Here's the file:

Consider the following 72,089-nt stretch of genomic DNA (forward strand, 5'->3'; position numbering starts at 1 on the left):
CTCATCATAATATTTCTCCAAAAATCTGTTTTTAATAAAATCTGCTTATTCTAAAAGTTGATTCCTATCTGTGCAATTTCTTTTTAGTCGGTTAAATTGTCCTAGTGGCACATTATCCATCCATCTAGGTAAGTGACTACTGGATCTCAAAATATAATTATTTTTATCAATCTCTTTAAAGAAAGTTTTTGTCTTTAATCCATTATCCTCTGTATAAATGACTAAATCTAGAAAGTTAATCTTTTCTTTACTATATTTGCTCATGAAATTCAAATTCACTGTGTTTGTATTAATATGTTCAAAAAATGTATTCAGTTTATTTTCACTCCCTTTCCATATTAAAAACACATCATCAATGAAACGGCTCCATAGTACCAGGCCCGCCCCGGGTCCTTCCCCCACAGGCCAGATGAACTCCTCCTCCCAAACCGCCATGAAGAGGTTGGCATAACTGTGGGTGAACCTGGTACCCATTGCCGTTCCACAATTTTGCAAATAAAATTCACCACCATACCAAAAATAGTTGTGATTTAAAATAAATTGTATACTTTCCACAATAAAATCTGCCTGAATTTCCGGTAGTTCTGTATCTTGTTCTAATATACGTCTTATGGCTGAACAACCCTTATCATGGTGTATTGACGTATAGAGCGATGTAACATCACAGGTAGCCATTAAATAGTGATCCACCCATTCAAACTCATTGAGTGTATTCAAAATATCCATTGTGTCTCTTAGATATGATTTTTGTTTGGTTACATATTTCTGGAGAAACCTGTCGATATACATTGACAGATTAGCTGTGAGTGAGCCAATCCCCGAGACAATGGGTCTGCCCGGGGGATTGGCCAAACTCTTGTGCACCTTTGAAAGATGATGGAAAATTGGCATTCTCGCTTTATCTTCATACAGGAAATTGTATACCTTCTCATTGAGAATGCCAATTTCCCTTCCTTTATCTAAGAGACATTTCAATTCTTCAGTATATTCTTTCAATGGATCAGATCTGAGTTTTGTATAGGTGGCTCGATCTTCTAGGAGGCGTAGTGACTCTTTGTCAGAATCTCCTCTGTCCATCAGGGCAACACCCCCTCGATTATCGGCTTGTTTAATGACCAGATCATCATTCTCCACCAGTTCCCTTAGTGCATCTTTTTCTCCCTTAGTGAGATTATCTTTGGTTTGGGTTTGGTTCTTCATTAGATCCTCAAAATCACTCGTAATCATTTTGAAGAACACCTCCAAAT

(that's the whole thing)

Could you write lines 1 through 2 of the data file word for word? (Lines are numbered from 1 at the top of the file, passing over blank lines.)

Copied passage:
Consider the following 72,089-nt stretch of genomic DNA (forward strand, 5'->3'; position numbering starts at 1 on the left):
CTCATCATAATATTTCTCCAAAAATCTGTTTTTAATAAAATCTGCTTATTCTAAAAGTTGATTCCTATCTGTGCAATTTCTTTTTAGTCGGTTAAATTGTCCTAGTGGCACATTATCCATCCATCTAGGTAAGTGACTACTGGATCTCAAAATATAATTATTTTTATCAATCTCTTTAAAGAAAGTTTTTGTCTTTAATCCATTATCCTCTGTATAAATGACTAAATCTAGAAAGTTAATCTTTTCTTTACTATATTTGCTCATGAAATTCAAATTCACTGTGTTTGTATTAATATGTTCAAAAAATGTATTCAGTTTATTTTCACTCCCTTTCCATATTAAAAACACATCATCAATGAAACGGCTCCATAGTACCAGGCCCGCCCCGGGTCCTTCCCCCACAGGCCAGATGAACTCCTCCTCCCAAACCGCCATGAAGAGGTTGGCATAACTGTGGGTGAACCTGGTACCCATTGCCGTTCCACAATTTTGCAAATAAAATTCACCACCATACCAAAAATAGTTGTGATTTAAAATAAATTGTATACTTTCCACAATAAAATCTGCCTGAATTTCCGGTAGTTCTGTATCTTGTTCTAATATACGTCTTATGGCTGAACAACCCTTATCATGGTGTATTGACGTATAGAGCGATGTAACATCACAGGTAGCCATTAAATAGTGATCCACCCATTCAAACTCATTGAGTGTATTCAAAATATCCATTGTGTCTCTTAGATATGATTTTTGTTTGGTTACATATTTCTGGAGAAACCTGTCGATATACATTGACAGATTAGCTGTGAGTGAGCCAATCCCCGAGACAATGGGTCTGCCCGGGGGATTGGCCAAACTCTTGTGCACCTTTGAAAGATGATGGAAAATTGGCATTCTCGCTTTATCTTCATACAGGAAATTGTATACCTTCTCATTGAGAATGCCAATTTCCCTTCCTTTATCTAAGAGACATTTCAATTCTTCAGTATATTCTTTCAATGGATCAGATCTGAGTTTTGTATAGGTGGCTCGATCTTCTAGGAGGCGTAGTGACTCTTTGTCAGAATCTCCTCTGTCCATCAGGGCAACACCCCCTCGATTATCGGCTTGTTTAATGACCAGATCATCATTCTCCACCAGTTCCCTTAGTGCATCTTTTTCTCCCTTAGTGAGATTATCTTTGGTTTGGGTTTGGTTCTTCATTAGATCCTCAAAATCACTCGTAATCATTTTGAAGAACACCTCCAAAT